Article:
NSA able to compromise Cisco, Juniper, Huawei switches

Ray Soucy rps at maine.edu
Mon Dec 30 17:00:57 UTC 2013


Looking more at the actual leaked information it seems that if the NSA is
working with companies, it's not anything the companies are likely aware
of.

The common form of infection seems to be though software updates performed
by administrators (through the NSA hijacking web traffic).  They are
implimented as firmware and BIOS infections that modify the OS image and
persist through software upgrades to provide a persistant back door (PBD).
 The documents imply that a signiciant of systems deployed are already
infected.

So this isn't an issue of the NSA working with Cisco and Juniper to include
back doors, it's an issue of the NSA modifying those releases after the
fact though BIOS implants.  Where exatcly the NSA is inserting these we
can't be sure.  They could be targeted or they could be at the assembly
line.

Quick Summary of Leaked Information:
Source: http://www.spiegel.de/international/world/a-941262.html

Firewalls:

(1) Cisco PIX and ASA: Codename "JETPLOW"
(2) Huawei Eudemon: Codename "HALLUXWATER"
(3) Juniper Netscreen and ISG: Codename: "FEEDTROUGH"
(4) Juniper SSG and Netscreen G5, 25, and 50, SSG-series: Codename:
"GOURMETTROUGH"
(5) Juniper SSG300 and SSG500: Codename "SOUFFLETROUGH"

Routers:

(1) Huawei Router: Codename "HEADWATER"
(2) Juniper J-Series: Codename "SCHOOLMONTANA"
(3) Juniper M-Series: Codename "SIERRAMONTANA"
(4) Juniper T-Series: Codename "STUCCOMONTANA"

Servers:
(1) HP DL380 G5: Codename "IRONCHEF"
(2) Dell PowerEdge: Codename "DEITYBOUNCE"
(3) Generic PC BIOS: Codename "SWAP", able to compromise Windows, Linux,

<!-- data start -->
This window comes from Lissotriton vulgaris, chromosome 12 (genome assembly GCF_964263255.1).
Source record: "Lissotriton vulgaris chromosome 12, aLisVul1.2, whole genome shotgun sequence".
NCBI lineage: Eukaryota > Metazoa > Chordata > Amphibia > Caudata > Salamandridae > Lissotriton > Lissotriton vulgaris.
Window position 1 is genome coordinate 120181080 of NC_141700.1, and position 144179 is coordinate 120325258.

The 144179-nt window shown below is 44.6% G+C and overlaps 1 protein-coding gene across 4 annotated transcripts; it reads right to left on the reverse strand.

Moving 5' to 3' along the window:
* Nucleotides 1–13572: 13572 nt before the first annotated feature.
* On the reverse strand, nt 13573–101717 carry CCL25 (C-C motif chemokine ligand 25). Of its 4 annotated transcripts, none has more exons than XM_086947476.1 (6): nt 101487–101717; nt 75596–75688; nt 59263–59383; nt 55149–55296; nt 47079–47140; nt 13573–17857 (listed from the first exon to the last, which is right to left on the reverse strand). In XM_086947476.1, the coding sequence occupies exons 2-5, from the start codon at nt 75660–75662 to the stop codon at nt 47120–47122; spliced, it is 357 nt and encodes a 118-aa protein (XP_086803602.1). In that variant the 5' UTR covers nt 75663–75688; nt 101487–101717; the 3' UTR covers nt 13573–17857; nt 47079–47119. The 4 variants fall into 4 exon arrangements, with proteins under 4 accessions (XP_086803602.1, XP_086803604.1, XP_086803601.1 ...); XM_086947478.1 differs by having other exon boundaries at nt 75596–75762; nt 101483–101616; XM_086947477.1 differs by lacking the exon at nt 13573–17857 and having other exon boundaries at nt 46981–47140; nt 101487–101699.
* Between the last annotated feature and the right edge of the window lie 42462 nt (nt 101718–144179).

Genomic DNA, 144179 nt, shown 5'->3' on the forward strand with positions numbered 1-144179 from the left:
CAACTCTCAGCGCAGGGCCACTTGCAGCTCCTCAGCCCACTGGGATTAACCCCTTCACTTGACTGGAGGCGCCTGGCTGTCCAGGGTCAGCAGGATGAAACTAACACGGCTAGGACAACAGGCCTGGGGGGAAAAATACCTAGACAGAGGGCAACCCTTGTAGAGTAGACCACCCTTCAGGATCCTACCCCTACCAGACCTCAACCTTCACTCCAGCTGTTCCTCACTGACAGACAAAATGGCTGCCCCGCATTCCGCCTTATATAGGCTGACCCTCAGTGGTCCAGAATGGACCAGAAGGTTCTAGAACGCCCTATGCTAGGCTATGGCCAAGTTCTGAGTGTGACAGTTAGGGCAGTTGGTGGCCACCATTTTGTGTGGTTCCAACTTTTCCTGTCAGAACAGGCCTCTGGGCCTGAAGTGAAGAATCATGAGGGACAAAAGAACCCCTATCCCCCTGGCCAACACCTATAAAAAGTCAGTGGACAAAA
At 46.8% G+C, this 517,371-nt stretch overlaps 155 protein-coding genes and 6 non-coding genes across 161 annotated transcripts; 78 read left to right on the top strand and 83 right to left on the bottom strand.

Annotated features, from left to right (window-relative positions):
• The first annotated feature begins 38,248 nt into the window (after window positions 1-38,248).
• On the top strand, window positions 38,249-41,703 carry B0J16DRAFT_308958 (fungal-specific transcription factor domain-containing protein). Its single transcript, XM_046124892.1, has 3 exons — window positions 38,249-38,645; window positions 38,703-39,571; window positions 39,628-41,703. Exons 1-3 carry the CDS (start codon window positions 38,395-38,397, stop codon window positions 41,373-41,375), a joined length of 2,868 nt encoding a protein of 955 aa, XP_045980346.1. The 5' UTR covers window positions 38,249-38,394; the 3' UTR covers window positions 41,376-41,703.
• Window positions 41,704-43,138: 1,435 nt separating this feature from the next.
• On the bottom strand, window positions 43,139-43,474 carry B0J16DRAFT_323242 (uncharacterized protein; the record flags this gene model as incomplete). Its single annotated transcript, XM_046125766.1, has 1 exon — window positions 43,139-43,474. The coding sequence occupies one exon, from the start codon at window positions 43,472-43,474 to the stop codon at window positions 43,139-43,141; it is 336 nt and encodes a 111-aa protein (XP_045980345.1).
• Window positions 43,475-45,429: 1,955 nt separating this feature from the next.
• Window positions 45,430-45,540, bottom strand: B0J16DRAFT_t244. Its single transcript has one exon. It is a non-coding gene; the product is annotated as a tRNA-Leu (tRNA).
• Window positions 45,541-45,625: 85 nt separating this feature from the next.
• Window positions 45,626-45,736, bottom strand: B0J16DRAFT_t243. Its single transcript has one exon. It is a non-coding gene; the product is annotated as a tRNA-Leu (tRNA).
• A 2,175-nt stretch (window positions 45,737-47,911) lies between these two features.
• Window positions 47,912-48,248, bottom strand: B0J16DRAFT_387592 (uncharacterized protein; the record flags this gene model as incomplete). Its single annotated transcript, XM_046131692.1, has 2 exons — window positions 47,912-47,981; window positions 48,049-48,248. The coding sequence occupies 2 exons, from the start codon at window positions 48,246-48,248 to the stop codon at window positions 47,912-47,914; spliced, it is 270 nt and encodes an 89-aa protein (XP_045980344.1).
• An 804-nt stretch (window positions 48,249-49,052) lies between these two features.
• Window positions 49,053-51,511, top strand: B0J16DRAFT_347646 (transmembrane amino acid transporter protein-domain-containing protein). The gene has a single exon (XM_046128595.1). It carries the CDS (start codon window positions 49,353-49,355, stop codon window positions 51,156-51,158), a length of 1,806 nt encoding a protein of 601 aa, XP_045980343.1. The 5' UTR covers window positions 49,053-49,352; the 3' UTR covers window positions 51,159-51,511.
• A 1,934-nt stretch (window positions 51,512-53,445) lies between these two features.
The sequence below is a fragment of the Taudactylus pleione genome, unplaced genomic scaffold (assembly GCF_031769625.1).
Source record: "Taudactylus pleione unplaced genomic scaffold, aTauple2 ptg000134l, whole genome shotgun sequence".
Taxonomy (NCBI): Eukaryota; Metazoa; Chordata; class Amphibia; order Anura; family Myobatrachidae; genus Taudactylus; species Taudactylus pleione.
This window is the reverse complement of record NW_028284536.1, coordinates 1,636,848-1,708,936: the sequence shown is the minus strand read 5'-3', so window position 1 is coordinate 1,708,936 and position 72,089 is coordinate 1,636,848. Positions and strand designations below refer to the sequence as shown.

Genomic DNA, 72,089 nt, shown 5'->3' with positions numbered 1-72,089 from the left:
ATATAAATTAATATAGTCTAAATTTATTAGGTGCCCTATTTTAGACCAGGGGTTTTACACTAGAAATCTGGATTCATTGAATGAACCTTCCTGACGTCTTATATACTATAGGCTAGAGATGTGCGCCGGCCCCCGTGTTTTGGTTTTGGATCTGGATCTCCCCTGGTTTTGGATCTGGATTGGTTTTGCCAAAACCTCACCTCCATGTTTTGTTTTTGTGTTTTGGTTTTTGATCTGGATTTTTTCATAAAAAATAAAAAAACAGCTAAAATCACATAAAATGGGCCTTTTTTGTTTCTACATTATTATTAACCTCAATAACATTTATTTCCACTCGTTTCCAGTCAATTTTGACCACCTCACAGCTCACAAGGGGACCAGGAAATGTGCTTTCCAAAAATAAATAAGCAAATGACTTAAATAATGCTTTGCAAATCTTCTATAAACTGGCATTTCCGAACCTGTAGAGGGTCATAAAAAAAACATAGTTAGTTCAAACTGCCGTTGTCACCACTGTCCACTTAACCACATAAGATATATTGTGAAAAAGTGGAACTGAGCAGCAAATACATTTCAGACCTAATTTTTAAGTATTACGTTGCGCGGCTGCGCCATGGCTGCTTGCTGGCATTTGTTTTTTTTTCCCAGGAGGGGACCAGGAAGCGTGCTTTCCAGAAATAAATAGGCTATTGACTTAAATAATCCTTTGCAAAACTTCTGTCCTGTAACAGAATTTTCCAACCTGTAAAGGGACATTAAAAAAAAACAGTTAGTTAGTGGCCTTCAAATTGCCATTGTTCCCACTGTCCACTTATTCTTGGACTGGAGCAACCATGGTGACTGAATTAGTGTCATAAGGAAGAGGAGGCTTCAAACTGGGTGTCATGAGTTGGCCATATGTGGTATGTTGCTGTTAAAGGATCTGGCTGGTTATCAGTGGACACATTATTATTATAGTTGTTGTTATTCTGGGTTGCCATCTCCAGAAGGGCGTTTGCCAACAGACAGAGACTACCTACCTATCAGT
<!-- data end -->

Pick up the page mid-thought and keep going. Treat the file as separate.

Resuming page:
FreeBSD, or Solaris using FAT32, NTFS, EXT2, EXT3, or UFS filesystems.

USB Cables and VGA Cables:

Codename "COTTONMOUTH", this one is a hardware implmant hidden in a USB
cable.  The diagram shows it's small enough that you would never know its
there.
Codename "RAGEMASTER", VGA cable, mirrors VGA over the air.

Many others.

I'm not sure that the list is comprehensive, so I wouldn't say that since
Cisco routers are not mentioned (for example) that they're any more safe
than Juniper (which is listed often).






On Mon, Dec 30, 2013 at 11:50 AM, Dobbins, Roland <rdobbins at arbor.net>wrote:

>
> On Dec 30, 2013, at 11:18 PM, Sam Moats <sam at circlenet.us> wrote:
>
> > This might be an interesting example of it's (mis)use.
> > http://en.wikipedia.org/wiki/Greek_wiretapping_case_2004%E2%80%932005
>
> That's one of the cases I know about; it was utilized via Ericsson gear.
>
> -----------------------------------------------------------------------
> Roland Dobbins <rdobbins at arbor.net> // <http://www.arbornetworks.com>
>
>           Luck is the residue of opportunity and design.
>
>                        -- John Milton
>
>
>


-- 
Ray Patrick Soucy
Network Engineer
University of Maine System

T: 207-561-3526
F: 207-561-3531

MaineREN, Maine's Research and Education Network
www.maineren.net


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